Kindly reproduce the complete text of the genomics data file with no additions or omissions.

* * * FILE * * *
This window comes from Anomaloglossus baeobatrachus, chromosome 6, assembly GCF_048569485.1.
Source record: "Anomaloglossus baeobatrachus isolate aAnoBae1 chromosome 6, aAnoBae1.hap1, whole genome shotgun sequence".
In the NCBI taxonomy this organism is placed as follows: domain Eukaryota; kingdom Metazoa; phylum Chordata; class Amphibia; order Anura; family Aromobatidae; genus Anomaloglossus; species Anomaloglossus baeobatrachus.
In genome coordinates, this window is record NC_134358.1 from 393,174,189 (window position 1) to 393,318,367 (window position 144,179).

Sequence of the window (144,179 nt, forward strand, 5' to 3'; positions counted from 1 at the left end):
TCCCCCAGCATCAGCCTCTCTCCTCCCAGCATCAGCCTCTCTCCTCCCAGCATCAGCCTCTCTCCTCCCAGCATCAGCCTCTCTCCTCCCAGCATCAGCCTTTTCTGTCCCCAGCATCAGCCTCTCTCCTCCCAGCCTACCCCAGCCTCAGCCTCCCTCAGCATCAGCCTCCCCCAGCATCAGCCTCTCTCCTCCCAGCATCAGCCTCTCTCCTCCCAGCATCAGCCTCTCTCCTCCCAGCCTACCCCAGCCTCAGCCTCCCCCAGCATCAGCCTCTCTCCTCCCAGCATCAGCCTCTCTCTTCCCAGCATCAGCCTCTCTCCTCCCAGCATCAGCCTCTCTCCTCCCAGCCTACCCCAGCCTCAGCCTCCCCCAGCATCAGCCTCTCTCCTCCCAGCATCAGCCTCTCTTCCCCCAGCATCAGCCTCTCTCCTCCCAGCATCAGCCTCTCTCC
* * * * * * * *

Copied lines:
This window comes from Anomaloglossus baeobatrachus, chromosome 6, assembly GCF_048569485.1.
Source record: "Anomaloglossus baeobatrachus isolate aAnoBae1 chromosome 6, aAnoBae1.hap1, whole genome shotgun sequence".
In the NCBI taxonomy this organism is placed as follows: domain Eukaryota; kingdom Metazoa; phylum Chordata; class Amphibia; order Anura; family Aromobatidae; genus Anomaloglossus; species Anomaloglossus baeobatrachus.
In genome coordinates, this window is record NC_134358.1 from 393,174,189 (window position 1) to 393,318,367 (window position 144,179).

Sequence of the window (144,179 nt, forward strand, 5' to 3'; positions counted from 1 at the left end):
TCCCCCAGCATCAGCCTCTCTCCTCCCAGCATCAGCCTCTCTCCTCCCAGCATCAGCCTCTCTCCTCCCAGCATCAGCCTCTCTCCTCCCAGCATCAGCCTTTTCTGTCCCCAGCATCAGCCTCTCTCCTCCCAGCCTACCCCAGCCTCAGCCTCCCTCAGCATCAGCCTCCCCCAGCATCAGCCTCTCTCCTCCCAGCATCAGCCTCTCTCCTCCCAGCATCAGCCTCTCTCCTCCCAGCCTACCCCAGCCTCAGCCTCCCCCAGCATCAGCCTCTCTCCTCCCAGCATCAGCCTCTCTCTTCCCAGCATCAGCCTCTCTCCTCCCAGCATCAGCCTCTCTCCTCCCAGCCTACCCCAGCCTCAGCCTCCCCCAGCATCAGCCTCTCTCCTCCCAGCATCAGCCTCTCTTCCCCCAGCATCAGCCTCTCTCCTCCCAGCATCAGCCTCTCTCC